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Kabbalah and Postmodernism

A Dialogue

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Sandford L. Drob

Kabbalah and Postmodernism: A Dialogue challenges certain long-held philosophical and theological beliefs, including the assumptions that the insights of mystical experience are unavailable to human reason and inexpressible in linguistic terms, that the God of traditional theology either does or does not exist, that «systematic theology» must provide a univocal account of God, man, and the world, that «truth» is «absolute» and not continually subject to radical revision, and that the truth of propositions in philosophy and theology excludes the truth of their opposites and contradictions. Readers of Kabbalah and Postmodernism will be exposed to a comprehensive mode of theological thought that incorporates the very doubts that would otherwise lead one to challenge the possibility of theology and religion, and which both preserves the riches of the Jewish tradition and extends beyond Judaism to a non-dogmatic universal philosophy and ethic.

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6. The Doctrine of Coincidentia Oppositorum in Jewish Mysticism 129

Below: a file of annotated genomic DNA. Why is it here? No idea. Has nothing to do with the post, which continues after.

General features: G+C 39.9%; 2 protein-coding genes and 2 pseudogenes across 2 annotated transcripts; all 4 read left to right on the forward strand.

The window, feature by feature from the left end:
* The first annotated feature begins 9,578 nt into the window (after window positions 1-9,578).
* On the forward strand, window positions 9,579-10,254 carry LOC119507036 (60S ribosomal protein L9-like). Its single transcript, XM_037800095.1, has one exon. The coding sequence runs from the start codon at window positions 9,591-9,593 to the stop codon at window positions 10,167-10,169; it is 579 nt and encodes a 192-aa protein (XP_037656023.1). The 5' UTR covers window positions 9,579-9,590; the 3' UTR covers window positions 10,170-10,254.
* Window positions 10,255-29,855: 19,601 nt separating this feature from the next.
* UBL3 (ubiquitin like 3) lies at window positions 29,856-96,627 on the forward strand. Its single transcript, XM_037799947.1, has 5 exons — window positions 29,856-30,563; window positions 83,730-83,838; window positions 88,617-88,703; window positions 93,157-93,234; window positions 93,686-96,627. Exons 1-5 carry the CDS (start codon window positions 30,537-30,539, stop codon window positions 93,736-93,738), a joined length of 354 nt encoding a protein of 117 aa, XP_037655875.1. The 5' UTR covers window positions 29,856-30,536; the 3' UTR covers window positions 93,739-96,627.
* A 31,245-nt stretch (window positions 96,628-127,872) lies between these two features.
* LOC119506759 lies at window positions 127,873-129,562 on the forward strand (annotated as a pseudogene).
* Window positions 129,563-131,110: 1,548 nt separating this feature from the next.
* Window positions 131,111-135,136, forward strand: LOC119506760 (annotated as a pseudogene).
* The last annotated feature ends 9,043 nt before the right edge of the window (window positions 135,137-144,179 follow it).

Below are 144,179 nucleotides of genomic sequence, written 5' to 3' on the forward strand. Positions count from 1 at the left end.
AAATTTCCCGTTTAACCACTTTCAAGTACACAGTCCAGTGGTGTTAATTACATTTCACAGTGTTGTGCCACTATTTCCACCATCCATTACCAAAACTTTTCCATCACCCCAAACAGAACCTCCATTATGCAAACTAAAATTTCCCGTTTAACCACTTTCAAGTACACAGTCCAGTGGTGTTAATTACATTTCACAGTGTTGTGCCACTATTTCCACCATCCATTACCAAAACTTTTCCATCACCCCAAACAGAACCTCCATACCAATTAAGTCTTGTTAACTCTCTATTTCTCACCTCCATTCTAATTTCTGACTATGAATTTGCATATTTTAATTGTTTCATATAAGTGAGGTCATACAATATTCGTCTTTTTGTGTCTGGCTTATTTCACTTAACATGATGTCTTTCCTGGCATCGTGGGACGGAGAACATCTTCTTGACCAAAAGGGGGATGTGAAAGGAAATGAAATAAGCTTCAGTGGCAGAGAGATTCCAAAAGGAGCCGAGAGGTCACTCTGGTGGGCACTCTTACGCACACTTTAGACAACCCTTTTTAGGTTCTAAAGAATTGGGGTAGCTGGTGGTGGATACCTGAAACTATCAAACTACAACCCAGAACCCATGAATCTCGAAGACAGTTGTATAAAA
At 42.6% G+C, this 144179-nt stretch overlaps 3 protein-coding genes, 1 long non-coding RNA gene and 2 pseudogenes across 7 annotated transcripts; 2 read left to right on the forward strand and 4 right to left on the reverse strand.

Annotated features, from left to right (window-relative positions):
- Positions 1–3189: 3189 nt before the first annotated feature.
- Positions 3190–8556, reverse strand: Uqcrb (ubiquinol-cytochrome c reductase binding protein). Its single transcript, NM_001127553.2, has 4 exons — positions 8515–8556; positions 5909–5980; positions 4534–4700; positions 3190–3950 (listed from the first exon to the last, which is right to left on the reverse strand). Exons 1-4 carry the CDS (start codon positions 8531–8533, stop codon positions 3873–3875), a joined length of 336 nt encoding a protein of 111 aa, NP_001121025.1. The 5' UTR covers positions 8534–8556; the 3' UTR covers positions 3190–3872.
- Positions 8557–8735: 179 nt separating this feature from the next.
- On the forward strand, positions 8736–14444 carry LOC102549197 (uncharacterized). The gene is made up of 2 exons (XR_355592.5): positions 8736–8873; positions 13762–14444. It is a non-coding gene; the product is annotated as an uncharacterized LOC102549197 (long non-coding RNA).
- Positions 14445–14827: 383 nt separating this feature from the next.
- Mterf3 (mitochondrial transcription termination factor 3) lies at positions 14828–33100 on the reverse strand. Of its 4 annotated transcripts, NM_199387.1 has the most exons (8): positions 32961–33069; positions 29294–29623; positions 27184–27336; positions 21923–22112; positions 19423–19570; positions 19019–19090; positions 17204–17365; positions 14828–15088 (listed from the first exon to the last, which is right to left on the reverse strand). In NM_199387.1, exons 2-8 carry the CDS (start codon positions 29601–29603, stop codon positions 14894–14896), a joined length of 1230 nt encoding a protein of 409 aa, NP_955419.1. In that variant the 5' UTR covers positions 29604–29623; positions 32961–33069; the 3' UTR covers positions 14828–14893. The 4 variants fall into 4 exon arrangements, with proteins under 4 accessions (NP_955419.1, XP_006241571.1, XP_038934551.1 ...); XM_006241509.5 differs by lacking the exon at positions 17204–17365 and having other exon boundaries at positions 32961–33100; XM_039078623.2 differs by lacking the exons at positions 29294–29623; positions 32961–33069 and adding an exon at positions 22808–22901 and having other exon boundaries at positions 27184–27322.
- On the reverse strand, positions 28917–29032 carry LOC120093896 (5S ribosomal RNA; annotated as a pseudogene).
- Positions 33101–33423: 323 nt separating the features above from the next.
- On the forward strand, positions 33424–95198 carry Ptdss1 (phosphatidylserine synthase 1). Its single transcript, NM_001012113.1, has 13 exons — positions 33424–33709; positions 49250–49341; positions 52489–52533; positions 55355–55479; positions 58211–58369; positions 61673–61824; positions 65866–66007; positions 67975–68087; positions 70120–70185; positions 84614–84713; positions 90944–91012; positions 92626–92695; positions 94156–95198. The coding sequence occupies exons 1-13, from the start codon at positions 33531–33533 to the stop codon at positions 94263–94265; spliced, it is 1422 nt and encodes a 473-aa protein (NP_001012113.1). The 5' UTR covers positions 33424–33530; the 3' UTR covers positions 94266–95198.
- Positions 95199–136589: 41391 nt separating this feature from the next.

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Chapter Six The Doctrine of Coincidentia Oppositorum in Jewish Mysticism he doctrine of coincidentia oppositorum, the interpenetration, interdependence and unification of opposites has long been one of the defining characteristics of mystical (as opposed to philosophical) thought. Whereas mystics have often held that their experience can only be described in terms that violate the “principle of non-contradiction,” western philosophers have generally maintained that this fundamental logical principle is inviolable. 1 Nevertheless, certain philosophers, including Nicholas of Cusa, 2 Meister Eckhardt 3 and G.W.F. Hegel 4 have held that presumed polarities in thought do not exclude one another but are actually necessary conditions for the assertion of their opposites. In the 20 th century the physicist Neils Bohr commented that superficial truths are those whose opposites are false, but that “deep truths” are such that their opposites or apparent contradictories are true as well. 5 The psychologist Carl Jung concluded that the “Self” is a coincidentia oppositorum, and that each individual must strive to integrate opposing tendencies (anima and animus, persona and shadow) within his or her own psyche. 6 More recently, postmodern thinkers such as Derrida have made negative use of the coincidentia oppositorum idea as a means of overcoming the privileging of particular poles of the classic binary oppositions in western thought, and thereby deconstructing the foundational ideas of western metaphysics. 7 In this chapter I explore the use of coincidentia oppositorum in Jewish mysticism, and its singular significance for the theology of one prominent T Kabbalah and Postmodernism...

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